Insecure Writers want to know: How has being a writer changed your experience as a reader?

It’s true. I can no longer just read to enjoy a story. It was in reading other stories that first helped me to create some of my own.  When I read, I look to see what it takes other writers to create fully complex plot lines, fully fleshed out characters in their stories.

I read to understand how the writer sets up the story, connects the plot lines, builds the characters, and introduces backstory.  I can see all sides of the story now that I’m a writer. I can appreciate the hard work the author did to create the story line. I learn new insight in how to draw readers into my own stories. I read between the plot lines to see if I can obtain a better understanding of how the author put the story together.
Being an avid reader, I can see the importance of small details in stories. However that being the case, I find the plot holes in storylines; find errors in logic that shoves me out of the fictitious dream as John Gardner says in The Art of Fiction.
Writers should be readers, because reading can open the mind, can offer an opportunity to learn something new. We learn about myths and traditions, other cultures and other worlds when we read. We get story ideas from reading journals or essays, other histories or other adventures.  
All writers learn from other writers through the reading of their stories. I know I do. Reading a new novel or memoir, we can understand how a story flows, how it builds momentum, how it comes full circle. Writers should be readers—especially in the genre that they are writing. Read award-winners as well as popular writers and small presses and indie writers.
Should a writer read while creating her own story? I say we should always read, if only to give our minds a rest from our own story creations. All the luck with your own stories in 2017. Thanks for stopping by Adventures and leaving a note. It’s greatly appreciated.   

This post was written for the Insecure Writer’s SupportGroup.  We post on the first Wednesday of every month.  To join us, or learn more about the group, click HERE.  

22 thoughts on “Insecure Writers want to know: How has being a writer changed your experience as a reader?”

  1. Hi,
    I love your second and third paragraphs. It speaks to my heart because those are some of the reasons that I read. Yeah! John Gardner is one of my mentors that sits around my imaginary round table. I have read almost everything from him and about him. I love The Art of Fiction.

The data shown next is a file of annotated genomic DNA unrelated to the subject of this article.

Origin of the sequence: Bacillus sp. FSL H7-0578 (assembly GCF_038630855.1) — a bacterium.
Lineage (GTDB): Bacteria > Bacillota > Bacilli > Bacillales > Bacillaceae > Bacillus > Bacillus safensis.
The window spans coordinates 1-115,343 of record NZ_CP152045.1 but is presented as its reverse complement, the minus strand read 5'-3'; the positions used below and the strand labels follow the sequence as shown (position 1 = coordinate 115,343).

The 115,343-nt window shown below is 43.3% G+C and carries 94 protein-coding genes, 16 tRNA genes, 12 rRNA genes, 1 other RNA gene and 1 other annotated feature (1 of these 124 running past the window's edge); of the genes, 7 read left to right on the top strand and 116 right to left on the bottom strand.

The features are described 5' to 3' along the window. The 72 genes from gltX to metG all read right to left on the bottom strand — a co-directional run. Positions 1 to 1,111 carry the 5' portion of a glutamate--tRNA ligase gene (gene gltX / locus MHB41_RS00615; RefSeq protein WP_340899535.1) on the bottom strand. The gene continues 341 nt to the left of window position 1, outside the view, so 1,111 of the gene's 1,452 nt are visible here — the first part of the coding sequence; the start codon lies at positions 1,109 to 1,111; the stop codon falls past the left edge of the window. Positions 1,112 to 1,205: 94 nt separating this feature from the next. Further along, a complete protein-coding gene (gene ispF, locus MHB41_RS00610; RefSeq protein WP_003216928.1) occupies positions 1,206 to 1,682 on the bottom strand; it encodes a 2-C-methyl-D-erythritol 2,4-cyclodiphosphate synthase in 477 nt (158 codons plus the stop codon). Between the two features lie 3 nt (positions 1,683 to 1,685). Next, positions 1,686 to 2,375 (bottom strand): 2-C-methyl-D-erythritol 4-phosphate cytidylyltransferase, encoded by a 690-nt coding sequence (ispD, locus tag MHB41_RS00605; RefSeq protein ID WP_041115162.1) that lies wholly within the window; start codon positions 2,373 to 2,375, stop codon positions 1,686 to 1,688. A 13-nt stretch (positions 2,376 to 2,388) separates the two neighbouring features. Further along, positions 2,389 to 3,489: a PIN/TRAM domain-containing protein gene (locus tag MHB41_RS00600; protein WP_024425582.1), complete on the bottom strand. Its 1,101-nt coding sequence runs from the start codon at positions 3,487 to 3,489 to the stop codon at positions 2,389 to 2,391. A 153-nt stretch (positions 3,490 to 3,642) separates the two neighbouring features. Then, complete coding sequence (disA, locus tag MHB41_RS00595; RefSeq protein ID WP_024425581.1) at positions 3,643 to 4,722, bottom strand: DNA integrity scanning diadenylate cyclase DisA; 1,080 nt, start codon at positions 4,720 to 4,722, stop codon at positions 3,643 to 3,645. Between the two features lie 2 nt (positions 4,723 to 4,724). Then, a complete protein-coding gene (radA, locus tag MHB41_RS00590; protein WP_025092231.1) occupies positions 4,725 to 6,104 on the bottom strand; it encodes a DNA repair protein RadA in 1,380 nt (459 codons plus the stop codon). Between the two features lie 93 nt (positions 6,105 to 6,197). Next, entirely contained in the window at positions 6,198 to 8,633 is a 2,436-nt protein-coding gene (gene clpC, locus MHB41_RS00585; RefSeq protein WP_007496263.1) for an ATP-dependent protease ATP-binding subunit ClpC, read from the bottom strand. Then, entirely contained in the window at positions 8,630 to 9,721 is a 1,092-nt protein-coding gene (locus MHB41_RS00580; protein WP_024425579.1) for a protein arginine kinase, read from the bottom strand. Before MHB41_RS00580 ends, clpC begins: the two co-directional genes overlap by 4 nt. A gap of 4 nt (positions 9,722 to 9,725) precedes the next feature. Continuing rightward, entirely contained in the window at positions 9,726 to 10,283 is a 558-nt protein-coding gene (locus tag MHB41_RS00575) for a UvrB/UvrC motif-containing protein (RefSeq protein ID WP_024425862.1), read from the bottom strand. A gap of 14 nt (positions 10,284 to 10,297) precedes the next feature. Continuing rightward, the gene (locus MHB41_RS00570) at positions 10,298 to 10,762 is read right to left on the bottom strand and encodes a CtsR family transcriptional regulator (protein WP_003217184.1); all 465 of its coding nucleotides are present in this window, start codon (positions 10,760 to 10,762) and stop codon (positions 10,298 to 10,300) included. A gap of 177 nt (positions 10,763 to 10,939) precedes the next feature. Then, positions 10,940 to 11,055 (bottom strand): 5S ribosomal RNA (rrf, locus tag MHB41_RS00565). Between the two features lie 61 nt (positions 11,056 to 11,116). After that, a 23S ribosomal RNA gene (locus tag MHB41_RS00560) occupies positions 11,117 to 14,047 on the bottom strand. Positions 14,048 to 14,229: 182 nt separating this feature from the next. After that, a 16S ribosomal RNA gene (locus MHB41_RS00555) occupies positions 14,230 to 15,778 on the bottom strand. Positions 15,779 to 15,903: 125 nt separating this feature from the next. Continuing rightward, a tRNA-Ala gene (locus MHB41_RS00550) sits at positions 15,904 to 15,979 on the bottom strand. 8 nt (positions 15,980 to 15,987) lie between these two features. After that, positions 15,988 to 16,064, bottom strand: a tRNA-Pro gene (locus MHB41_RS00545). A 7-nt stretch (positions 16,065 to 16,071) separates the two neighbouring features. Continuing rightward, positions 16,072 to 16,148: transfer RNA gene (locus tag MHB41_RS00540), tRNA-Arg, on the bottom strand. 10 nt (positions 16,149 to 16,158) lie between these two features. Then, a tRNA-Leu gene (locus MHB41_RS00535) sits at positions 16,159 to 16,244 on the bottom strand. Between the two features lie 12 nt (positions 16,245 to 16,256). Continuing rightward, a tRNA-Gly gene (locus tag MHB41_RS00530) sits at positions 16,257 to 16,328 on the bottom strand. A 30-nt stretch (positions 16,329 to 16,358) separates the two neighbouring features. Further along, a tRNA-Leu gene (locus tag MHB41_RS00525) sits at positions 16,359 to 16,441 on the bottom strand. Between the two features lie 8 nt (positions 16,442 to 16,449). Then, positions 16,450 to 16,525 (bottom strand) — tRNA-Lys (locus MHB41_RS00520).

All the best.
    Shalom aleichem,

  2. Hi Victoria – one day I must attend a story writing conference – to understand more … but I'm not good at reading novels, or mysteries now … I prefer something more educational or academic – keeps me interested in various directions … cheers Hilary

  3. Hello Pat and welcome to Adventures in Writing! Thank you for your kind words. John Gardner "sits around my round table" also, a very knowledgeable writer. I have quite a few of his books, too. All the best to you in 2017!

  4. Agreed! I love the way you explain how you now read as a writer. You make it sound more beautiful and MORE enjoyable instead of the other way around. You appreciate the author's work more now because you understand the details. Christy

  5. That makes sense, Jennifer. We don't want to unconsciously include details that we think are original in OUR story that were in something we just read. Always a pleasure seeing you here at Adventures in Writing. All the best to you.

  6. I wish I would read more, but I get so distracted by other things that I don't read like I should and when I do read, I am a slow distracted reader with a wandering mind. However, when I do get into what I'm reading I tend to be a very forgiving and unobservant non-editorial reader. Mistakes and bad writing can slip past me if I see a sincerity in a writer's motivations as well as good content. I would probably not be a very good editor.

    Arlee Bird
    Tossing It Out

  7. Hi, Lee! Thanks for stopping by Adventures in Writing and leaving a note. You are right. If the story doesn't grab me or isn't written well or I find logic that slips me out of the story, I am a VERY distracted reader. Always a pleasure seeing you here at Adventures in Writing.

  8. Hello Victoria, I think a writer should always keep reading, even when they're in the process of composing their own work. Sometimes when I'm feeling stuck or stressed, a good book can be a nice escape.

  9. Books are always an escape for me, Cynthia. And I feel they are a great stress releaser for a writer. Thanks so much for visiting Adventures in Writing and leaving a note. It is greatly appreciated.


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